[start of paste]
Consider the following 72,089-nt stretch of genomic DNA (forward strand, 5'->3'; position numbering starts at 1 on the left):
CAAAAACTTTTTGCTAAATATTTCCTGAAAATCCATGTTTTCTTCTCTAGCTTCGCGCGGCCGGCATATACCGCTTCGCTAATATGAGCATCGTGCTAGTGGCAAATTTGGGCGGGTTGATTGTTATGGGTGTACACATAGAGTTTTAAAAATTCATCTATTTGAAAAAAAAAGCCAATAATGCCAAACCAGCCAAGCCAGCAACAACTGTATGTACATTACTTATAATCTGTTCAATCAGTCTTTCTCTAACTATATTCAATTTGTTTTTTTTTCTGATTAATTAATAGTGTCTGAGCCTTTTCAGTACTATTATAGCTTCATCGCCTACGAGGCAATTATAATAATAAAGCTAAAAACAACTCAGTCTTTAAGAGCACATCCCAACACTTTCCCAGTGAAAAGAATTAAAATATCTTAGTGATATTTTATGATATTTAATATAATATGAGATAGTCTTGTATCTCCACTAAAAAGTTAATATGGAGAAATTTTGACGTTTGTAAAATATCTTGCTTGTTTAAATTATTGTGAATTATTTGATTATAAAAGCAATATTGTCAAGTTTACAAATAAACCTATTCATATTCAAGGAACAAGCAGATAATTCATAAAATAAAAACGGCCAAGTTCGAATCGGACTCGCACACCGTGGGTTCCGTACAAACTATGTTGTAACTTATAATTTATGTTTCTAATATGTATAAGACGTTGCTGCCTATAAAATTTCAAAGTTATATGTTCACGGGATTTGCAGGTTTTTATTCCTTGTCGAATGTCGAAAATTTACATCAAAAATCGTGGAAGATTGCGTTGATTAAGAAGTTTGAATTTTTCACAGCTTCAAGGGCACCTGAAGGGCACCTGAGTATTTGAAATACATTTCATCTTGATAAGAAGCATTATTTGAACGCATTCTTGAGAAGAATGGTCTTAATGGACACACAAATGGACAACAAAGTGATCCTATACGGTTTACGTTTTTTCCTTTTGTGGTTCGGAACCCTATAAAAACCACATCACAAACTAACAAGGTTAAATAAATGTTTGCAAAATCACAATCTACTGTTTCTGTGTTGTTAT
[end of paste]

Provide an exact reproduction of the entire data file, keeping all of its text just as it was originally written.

Consider the following 72,089-nt stretch of genomic DNA (forward strand, 5'->3'; position numbering starts at 1 on the left):
CAAAAACTTTTTGCTAAATATTTCCTGAAAATCCATGTTTTCTTCTCTAGCTTCGCGCGGCCGGCATATACCGCTTCGCTAATATGAGCATCGTGCTAGTGGCAAATTTGGGCGGGTTGATTGTTATGGGTGTACACATAGAGTTTTAAAAATTCATCTATTTGAAAAAAAAAGCCAATAATGCCAAACCAGCCAAGCCAGCAACAACTGTATGTACATTACTTATAATCTGTTCAATCAGTCTTTCTCTAACTATATTCAATTTGTTTTTTTTTCTGATTAATTAATAGTGTCTGAGCCTTTTCAGTACTATTATAGCTTCATCGCCTACGAGGCAATTATAATAATAAAGCTAAAAACAACTCAGTCTTTAAGAGCACATCCCAACACTTTCCCAGTGAAAAGAATTAAAATATCTTAGTGATATTTTATGATATTTAATATAATATGAGATAGTCTTGTATCTCCACTAAAAAGTTAATATGGAGAAATTTTGACGTTTGTAAAATATCTTGCTTGTTTAAATTATTGTGAATTATTTGATTATAAAAGCAATATTGTCAAGTTTACAAATAAACCTATTCATATTCAAGGAACAAGCAGATAATTCATAAAATAAAAACGGCCAAGTTCGAATCGGACTCGCACACCGTGGGTTCCGTACAAACTATGTTGTAACTTATAATTTATGTTTCTAATATGTATAAGACGTTGCTGCCTATAAAATTTCAAAGTTATATGTTCACGGGATTTGCAGGTTTTTATTCCTTGTCGAATGTCGAAAATTTACATCAAAAATCGTGGAAGATTGCGTTGATTAAGAAGTTTGAATTTTTCACAGCTTCAAGGGCACCTGAAGGGCACCTGAGTATTTGAAATACATTTCATCTTGATAAGAAGCATTATTTGAACGCATTCTTGAGAAGAATGGTCTTAATGGACACACAAATGGACAACAAAGTGATCCTATACGGTTTACGTTTTTTCCTTTTGTGGTTCGGAACCCTATAAAAACCACATCACAAACTAACAAGGTTAAATAAATGTTTGCAAAATCACAATCTACTGTTTCTGTGTTGTTAT